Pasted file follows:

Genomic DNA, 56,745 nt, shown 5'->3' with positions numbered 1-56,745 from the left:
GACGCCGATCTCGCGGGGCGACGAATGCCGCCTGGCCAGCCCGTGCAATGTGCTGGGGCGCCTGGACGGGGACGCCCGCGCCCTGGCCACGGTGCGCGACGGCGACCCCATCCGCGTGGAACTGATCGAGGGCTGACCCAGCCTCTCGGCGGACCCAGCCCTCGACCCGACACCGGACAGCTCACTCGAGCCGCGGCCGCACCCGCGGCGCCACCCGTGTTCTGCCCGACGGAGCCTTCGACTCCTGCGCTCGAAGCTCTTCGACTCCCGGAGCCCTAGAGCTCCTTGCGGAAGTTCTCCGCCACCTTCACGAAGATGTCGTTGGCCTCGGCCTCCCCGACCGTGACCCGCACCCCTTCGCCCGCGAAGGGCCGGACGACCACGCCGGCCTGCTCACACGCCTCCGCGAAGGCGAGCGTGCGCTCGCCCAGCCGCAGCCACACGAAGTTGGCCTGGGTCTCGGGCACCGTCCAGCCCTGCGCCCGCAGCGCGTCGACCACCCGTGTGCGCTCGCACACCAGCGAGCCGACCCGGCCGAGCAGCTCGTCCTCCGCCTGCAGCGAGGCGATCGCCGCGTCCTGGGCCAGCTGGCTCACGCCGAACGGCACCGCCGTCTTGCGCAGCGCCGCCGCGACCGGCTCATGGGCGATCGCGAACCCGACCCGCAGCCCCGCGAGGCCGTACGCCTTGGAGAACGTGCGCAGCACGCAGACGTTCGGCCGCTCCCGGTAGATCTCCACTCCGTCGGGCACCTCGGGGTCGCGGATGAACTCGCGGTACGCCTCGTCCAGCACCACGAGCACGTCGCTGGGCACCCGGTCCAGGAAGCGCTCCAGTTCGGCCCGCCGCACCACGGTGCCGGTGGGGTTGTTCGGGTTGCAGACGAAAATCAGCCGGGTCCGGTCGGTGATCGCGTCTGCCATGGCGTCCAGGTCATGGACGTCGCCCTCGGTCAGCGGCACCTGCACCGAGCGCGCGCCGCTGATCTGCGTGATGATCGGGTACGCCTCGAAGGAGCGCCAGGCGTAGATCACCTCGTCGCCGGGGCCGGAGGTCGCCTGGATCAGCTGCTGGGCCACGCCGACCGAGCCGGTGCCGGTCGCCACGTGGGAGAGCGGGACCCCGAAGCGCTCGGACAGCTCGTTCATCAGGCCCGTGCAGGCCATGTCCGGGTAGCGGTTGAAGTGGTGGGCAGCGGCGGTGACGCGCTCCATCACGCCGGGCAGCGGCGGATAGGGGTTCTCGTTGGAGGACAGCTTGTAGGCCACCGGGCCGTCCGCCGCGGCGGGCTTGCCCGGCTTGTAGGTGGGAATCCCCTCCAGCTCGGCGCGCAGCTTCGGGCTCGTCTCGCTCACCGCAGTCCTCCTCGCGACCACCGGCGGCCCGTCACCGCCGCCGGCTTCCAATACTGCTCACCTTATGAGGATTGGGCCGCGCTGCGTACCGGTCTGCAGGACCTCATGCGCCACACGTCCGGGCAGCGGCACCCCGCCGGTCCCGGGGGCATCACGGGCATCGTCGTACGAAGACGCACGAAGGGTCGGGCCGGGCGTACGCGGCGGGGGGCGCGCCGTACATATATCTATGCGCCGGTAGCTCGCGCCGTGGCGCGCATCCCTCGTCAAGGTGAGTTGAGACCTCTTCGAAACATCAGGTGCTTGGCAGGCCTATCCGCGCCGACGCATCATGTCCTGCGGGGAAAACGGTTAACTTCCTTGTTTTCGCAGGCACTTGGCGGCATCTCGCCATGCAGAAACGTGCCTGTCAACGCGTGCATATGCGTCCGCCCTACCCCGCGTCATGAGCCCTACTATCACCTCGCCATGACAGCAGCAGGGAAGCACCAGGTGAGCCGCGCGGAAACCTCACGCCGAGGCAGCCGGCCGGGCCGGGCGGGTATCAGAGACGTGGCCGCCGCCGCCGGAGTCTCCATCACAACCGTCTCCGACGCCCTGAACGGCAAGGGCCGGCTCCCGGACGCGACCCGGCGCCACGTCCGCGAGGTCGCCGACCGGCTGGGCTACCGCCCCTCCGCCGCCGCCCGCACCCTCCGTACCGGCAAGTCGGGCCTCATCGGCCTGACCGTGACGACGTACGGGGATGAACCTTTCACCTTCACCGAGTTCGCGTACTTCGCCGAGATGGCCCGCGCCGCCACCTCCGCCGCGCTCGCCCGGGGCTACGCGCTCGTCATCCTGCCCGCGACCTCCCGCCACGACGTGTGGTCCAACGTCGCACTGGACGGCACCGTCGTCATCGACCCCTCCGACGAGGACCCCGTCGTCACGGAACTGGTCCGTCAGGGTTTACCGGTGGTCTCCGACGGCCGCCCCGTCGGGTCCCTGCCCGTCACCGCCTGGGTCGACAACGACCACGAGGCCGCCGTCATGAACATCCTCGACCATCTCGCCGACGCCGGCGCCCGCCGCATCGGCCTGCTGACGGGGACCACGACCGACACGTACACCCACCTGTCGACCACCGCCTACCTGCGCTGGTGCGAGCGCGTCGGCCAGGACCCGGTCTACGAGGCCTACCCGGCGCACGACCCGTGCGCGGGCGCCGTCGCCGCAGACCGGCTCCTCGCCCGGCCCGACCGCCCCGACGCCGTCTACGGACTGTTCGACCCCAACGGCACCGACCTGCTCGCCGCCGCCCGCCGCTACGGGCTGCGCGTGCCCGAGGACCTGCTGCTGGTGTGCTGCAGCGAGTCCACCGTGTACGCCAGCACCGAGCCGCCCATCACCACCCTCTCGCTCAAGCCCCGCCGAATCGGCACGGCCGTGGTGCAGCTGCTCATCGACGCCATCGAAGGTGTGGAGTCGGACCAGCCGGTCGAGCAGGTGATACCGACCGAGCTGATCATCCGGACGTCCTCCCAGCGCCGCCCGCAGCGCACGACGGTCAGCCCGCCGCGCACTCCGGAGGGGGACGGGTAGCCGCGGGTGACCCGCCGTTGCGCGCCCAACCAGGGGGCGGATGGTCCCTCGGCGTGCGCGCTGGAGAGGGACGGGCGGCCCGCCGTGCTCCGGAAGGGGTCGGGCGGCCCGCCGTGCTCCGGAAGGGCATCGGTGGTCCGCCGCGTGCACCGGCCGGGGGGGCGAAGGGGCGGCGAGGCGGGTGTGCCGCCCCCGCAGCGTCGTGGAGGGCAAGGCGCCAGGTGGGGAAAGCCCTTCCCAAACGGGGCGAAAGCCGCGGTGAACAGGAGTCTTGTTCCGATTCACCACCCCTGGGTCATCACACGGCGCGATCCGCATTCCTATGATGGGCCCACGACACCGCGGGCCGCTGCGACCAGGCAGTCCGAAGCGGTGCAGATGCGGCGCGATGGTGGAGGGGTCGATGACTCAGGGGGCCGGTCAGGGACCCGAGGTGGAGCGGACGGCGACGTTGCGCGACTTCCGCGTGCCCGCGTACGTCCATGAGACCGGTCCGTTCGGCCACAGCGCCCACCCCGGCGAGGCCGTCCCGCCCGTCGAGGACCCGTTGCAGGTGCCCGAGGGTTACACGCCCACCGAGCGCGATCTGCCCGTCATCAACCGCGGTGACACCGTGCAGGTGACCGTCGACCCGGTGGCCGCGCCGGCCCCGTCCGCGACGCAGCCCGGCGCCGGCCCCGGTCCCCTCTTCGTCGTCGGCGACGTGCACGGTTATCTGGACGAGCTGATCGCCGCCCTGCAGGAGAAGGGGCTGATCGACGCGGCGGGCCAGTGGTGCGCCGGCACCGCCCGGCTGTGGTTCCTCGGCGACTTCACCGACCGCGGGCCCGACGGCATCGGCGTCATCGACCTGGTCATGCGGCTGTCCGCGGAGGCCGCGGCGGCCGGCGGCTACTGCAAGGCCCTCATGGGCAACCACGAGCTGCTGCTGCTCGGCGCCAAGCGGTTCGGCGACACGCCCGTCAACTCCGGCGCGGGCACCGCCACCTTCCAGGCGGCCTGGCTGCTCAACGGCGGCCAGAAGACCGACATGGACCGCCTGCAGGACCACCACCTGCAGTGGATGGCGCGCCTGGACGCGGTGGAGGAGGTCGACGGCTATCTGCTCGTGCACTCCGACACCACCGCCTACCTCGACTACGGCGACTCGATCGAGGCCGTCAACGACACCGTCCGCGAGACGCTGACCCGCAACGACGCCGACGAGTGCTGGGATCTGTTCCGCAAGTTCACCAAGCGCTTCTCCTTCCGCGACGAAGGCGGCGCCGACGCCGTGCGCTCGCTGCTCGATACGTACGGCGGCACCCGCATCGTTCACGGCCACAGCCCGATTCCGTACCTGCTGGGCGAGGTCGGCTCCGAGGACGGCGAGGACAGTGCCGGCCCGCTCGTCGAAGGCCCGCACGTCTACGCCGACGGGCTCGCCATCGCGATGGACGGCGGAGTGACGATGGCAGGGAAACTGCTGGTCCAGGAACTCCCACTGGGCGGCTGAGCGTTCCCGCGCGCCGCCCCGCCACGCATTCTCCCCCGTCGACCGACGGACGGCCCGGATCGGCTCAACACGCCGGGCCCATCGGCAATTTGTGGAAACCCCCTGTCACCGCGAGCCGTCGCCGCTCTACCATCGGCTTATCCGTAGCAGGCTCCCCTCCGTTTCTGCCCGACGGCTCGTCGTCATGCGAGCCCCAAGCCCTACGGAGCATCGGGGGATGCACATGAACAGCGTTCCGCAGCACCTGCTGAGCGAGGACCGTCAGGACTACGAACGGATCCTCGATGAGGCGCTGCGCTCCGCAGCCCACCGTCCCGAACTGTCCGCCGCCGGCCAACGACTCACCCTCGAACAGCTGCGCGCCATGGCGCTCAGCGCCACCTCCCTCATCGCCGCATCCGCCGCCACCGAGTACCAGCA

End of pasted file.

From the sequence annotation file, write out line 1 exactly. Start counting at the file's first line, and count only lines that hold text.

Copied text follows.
Genomic DNA, 56,745 nt, shown 5'->3' with positions numbered 1-56,745 from the left: